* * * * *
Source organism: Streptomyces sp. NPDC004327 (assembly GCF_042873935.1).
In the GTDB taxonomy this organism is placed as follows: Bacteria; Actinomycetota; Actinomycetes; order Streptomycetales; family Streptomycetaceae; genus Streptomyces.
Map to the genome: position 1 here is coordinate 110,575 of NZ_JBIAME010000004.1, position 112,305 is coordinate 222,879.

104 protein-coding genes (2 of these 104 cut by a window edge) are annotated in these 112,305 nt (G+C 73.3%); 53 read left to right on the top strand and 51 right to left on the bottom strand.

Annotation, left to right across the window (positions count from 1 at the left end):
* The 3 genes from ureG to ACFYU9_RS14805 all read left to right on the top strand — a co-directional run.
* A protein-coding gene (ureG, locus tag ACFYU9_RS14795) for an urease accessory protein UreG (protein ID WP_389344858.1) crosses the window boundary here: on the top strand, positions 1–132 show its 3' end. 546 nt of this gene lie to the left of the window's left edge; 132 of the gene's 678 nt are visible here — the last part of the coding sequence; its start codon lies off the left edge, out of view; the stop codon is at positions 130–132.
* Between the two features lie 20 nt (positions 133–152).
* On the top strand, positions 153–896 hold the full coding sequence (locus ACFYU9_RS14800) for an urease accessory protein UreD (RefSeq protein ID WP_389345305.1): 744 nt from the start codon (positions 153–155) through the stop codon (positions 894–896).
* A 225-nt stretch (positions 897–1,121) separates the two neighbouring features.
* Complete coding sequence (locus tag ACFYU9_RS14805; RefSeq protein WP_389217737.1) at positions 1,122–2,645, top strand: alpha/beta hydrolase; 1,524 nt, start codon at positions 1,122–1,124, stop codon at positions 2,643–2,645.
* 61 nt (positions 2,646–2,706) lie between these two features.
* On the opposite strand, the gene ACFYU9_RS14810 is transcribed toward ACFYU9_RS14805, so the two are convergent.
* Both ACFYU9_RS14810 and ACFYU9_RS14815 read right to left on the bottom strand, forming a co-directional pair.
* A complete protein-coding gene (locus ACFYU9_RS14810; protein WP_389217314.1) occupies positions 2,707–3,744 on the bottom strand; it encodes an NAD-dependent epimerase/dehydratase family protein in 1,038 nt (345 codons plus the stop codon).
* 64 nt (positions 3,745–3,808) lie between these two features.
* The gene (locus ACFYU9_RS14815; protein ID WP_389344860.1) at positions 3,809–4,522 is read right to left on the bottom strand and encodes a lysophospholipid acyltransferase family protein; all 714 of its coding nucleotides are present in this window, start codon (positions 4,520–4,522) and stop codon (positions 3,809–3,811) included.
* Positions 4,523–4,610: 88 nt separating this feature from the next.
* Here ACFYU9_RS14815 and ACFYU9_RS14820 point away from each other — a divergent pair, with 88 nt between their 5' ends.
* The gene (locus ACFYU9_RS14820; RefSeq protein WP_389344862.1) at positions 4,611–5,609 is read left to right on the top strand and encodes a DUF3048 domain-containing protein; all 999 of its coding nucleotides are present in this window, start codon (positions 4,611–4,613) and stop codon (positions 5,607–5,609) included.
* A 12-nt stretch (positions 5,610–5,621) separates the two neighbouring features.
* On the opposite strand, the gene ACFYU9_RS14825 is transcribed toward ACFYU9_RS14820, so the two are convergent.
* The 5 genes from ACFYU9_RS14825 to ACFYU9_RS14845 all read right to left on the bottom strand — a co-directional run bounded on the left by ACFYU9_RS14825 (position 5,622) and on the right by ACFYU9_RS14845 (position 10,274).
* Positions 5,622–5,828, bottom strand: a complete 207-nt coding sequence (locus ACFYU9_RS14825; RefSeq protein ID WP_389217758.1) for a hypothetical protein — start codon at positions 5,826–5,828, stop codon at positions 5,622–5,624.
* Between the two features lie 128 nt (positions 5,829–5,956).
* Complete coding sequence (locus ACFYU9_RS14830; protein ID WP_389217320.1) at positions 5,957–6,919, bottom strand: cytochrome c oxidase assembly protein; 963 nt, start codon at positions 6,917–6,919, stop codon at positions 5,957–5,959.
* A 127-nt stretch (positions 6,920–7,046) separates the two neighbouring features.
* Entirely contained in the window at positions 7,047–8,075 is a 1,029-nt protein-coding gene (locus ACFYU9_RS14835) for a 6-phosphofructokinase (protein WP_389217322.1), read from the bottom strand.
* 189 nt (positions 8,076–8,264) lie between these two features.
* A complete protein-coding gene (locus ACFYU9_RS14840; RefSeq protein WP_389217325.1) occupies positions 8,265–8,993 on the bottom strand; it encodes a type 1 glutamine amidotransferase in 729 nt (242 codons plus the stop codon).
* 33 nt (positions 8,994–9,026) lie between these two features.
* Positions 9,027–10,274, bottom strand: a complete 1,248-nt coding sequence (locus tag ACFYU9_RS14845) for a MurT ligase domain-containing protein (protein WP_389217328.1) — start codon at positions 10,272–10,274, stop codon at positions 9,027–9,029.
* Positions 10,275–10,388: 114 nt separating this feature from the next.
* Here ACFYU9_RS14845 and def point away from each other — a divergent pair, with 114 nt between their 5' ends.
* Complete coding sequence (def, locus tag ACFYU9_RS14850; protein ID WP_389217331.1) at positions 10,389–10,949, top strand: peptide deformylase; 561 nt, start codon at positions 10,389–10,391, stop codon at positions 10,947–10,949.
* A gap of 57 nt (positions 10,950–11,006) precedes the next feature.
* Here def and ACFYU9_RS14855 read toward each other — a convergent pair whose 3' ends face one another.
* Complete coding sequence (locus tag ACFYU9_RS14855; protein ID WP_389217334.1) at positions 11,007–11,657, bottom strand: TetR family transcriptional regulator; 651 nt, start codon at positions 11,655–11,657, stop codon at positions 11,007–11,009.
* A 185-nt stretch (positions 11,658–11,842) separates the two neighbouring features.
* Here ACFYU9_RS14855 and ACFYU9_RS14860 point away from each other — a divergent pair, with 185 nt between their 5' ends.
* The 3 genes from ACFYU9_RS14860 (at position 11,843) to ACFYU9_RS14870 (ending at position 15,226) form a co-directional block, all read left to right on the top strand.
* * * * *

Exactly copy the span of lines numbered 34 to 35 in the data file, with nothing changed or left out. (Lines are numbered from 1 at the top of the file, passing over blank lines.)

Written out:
* Here ACFYU9_RS14845 and def point away from each other — a divergent pair, with 114 nt between their 5' ends.
* Complete coding sequence (def, locus tag ACFYU9_RS14850; protein ID WP_389217331.1) at positions 10,389–10,949, top strand: peptide deformylase; 561 nt, start codon at positions 10,389–10,391, stop codon at positions 10,947–10,949.